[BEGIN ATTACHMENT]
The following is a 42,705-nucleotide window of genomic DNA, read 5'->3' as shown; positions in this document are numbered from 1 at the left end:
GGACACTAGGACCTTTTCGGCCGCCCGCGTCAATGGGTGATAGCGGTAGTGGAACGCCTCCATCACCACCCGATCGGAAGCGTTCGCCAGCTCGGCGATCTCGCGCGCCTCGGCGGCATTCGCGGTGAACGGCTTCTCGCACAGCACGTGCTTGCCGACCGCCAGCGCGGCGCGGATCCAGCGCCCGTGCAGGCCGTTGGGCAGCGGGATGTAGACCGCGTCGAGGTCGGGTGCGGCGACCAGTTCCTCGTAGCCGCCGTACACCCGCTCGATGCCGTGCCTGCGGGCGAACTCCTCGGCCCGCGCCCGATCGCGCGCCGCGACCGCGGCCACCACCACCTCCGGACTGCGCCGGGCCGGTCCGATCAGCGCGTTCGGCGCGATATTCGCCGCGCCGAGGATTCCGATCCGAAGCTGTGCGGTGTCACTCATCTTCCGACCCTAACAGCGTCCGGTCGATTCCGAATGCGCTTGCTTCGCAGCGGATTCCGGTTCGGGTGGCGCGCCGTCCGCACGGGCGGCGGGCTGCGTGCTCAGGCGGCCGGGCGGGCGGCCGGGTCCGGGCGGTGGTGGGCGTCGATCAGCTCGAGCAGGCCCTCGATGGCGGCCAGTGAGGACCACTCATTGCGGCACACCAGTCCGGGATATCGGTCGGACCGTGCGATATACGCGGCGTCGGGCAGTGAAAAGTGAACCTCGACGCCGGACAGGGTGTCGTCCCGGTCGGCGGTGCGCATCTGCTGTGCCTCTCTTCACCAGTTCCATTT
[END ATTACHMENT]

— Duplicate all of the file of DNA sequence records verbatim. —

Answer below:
The following is a 42,705-nucleotide window of genomic DNA, read 5'->3' as shown; positions in this document are numbered from 1 at the left end:
GGACACTAGGACCTTTTCGGCCGCCCGCGTCAATGGGTGATAGCGGTAGTGGAACGCCTCCATCACCACCCGATCGGAAGCGTTCGCCAGCTCGGCGATCTCGCGCGCCTCGGCGGCATTCGCGGTGAACGGCTTCTCGCACAGCACGTGCTTGCCGACCGCCAGCGCGGCGCGGATCCAGCGCCCGTGCAGGCCGTTGGGCAGCGGGATGTAGACCGCGTCGAGGTCGGGTGCGGCGACCAGTTCCTCGTAGCCGCCGTACACCCGCTCGATGCCGTGCCTGCGGGCGAACTCCTCGGCCCGCGCCCGATCGCGCGCCGCGACCGCGGCCACCACCACCTCCGGACTGCGCCGGGCCGGTCCGATCAGCGCGTTCGGCGCGATATTCGCCGCGCCGAGGATTCCGATCCGAAGCTGTGCGGTGTCACTCATCTTCCGACCCTAACAGCGTCCGGTCGATTCCGAATGCGCTTGCTTCGCAGCGGATTCCGGTTCGGGTGGCGCGCCGTCCGCACGGGCGGCGGGCTGCGTGCTCAGGCGGCCGGGCGGGCGGCCGGGTCCGGGCGGTGGTGGGCGTCGATCAGCTCGAGCAGGCCCTCGATGGCGGCCAGTGAGGACCACTCATTGCGGCACACCAGTCCGGGATATCGGTCGGACCGTGCGATATACGCGGCGTCGGGCAGTGAAAAGTGAACCTCGACGCCGGACAGGGTGTCGTCCCGGTCGGCGGTGCGCATCTGCTGTGCCTCTCTTCACCAGTTCCATTT